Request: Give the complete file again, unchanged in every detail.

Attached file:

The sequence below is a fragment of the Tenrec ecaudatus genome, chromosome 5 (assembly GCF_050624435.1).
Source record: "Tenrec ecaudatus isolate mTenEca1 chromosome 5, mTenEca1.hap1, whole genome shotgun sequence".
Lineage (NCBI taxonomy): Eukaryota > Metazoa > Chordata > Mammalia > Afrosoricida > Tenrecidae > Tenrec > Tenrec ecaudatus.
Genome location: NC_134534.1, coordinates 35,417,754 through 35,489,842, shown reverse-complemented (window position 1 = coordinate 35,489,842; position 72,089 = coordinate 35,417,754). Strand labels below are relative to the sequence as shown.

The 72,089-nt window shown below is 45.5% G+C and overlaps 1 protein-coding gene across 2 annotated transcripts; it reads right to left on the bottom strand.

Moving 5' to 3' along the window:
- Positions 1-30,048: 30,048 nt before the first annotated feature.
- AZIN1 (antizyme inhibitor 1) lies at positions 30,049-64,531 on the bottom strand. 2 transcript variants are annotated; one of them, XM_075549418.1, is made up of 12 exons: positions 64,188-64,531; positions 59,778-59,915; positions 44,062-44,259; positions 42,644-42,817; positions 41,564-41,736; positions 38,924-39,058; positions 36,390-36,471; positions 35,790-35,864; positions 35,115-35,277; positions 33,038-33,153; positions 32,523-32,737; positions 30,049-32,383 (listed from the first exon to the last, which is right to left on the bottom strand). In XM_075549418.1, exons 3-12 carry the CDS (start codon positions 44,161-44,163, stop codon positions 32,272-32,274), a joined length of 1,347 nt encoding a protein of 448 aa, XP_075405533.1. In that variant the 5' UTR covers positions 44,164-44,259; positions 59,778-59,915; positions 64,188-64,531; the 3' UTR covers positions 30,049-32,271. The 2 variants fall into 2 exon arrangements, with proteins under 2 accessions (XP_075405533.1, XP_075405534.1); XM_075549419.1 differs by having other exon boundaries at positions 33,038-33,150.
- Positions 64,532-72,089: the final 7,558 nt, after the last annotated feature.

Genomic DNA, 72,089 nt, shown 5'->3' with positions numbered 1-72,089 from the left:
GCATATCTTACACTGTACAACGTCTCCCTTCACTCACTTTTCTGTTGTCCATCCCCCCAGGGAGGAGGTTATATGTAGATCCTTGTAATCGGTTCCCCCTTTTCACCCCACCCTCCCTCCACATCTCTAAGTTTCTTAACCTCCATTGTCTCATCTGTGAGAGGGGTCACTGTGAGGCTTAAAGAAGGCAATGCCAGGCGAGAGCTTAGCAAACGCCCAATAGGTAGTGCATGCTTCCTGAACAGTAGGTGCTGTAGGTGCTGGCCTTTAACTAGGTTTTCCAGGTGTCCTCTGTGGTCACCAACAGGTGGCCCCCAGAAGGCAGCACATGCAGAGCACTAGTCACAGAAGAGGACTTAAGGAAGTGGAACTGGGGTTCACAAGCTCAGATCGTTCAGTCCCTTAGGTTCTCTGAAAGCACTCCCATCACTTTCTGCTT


The sequence below is a fragment of the Tenrec ecaudatus genome, chromosome 5 (assembly GCF_050624435.1).
Source record: "Tenrec ecaudatus isolate mTenEca1 chromosome 5, mTenEca1.hap1, whole genome shotgun sequence".
Lineage (NCBI taxonomy): Eukaryota > Metazoa > Chordata > Mammalia > Afrosoricida > Tenrecidae > Tenrec > Tenrec ecaudatus.
Genome location: NC_134534.1, coordinates 35,417,754 through 35,489,842, shown reverse-complemented (window position 1 = coordinate 35,489,842; position 72,089 = coordinate 35,417,754). Strand labels below are relative to the sequence as shown.

The 72,089-nt window shown below is 45.5% G+C and overlaps 1 protein-coding gene across 2 annotated transcripts; it reads right to left on the bottom strand.

Moving 5' to 3' along the window:
- Positions 1-30,048: 30,048 nt before the first annotated feature.
- AZIN1 (antizyme inhibitor 1) lies at positions 30,049-64,531 on the bottom strand. 2 transcript variants are annotated; one of them, XM_075549418.1, is made up of 12 exons: positions 64,188-64,531; positions 59,778-59,915; positions 44,062-44,259; positions 42,644-42,817; positions 41,564-41,736; positions 38,924-39,058; positions 36,390-36,471; positions 35,790-35,864; positions 35,115-35,277; positions 33,038-33,153; positions 32,523-32,737; positions 30,049-32,383 (listed from the first exon to the last, which is right to left on the bottom strand). In XM_075549418.1, exons 3-12 carry the CDS (start codon positions 44,161-44,163, stop codon positions 32,272-32,274), a joined length of 1,347 nt encoding a protein of 448 aa, XP_075405533.1. In that variant the 5' UTR covers positions 44,164-44,259; positions 59,778-59,915; positions 64,188-64,531; the 3' UTR covers positions 30,049-32,271. The 2 variants fall into 2 exon arrangements, with proteins under 2 accessions (XP_075405533.1, XP_075405534.1); XM_075549419.1 differs by having other exon boundaries at positions 33,038-33,150.
- Positions 64,532-72,089: the final 7,558 nt, after the last annotated feature.

Genomic DNA, 72,089 nt, shown 5'->3' with positions numbered 1-72,089 from the left:
GCATATCTTACACTGTACAACGTCTCCCTTCACTCACTTTTCTGTTGTCCATCCCCCCAGGGAGGAGGTTATATGTAGATCCTTGTAATCGGTTCCCCCTTTTCACCCCACCCTCCCTCCACATCTCTAAGTTTCTTAACCTCCATTGTCTCATCTGTGAGAGGGGTCACTGTGAGGCTTAAAGAAGGCAATGCCAGGCGAGAGCTTAGCAAACGCCCAATAGGTAGTGCATGCTTCCTGAACAGTAGGTGCTGTAGGTGCTGGCCTTTAACTAGGTTTTCCAGGTGTCCTCTGTGGTCACCAACAGGTGGCCCCCAGAAGGCAGCACATGCAGAGCACTAGTCACAGAAGAGGACTTAAGGAAGTGGAACTGGGGTTCACAAGCTCAGATCGTTCAGTCCCTTAGGTTCTCTGAAAGCACTCCCATCACTTTCTGCTT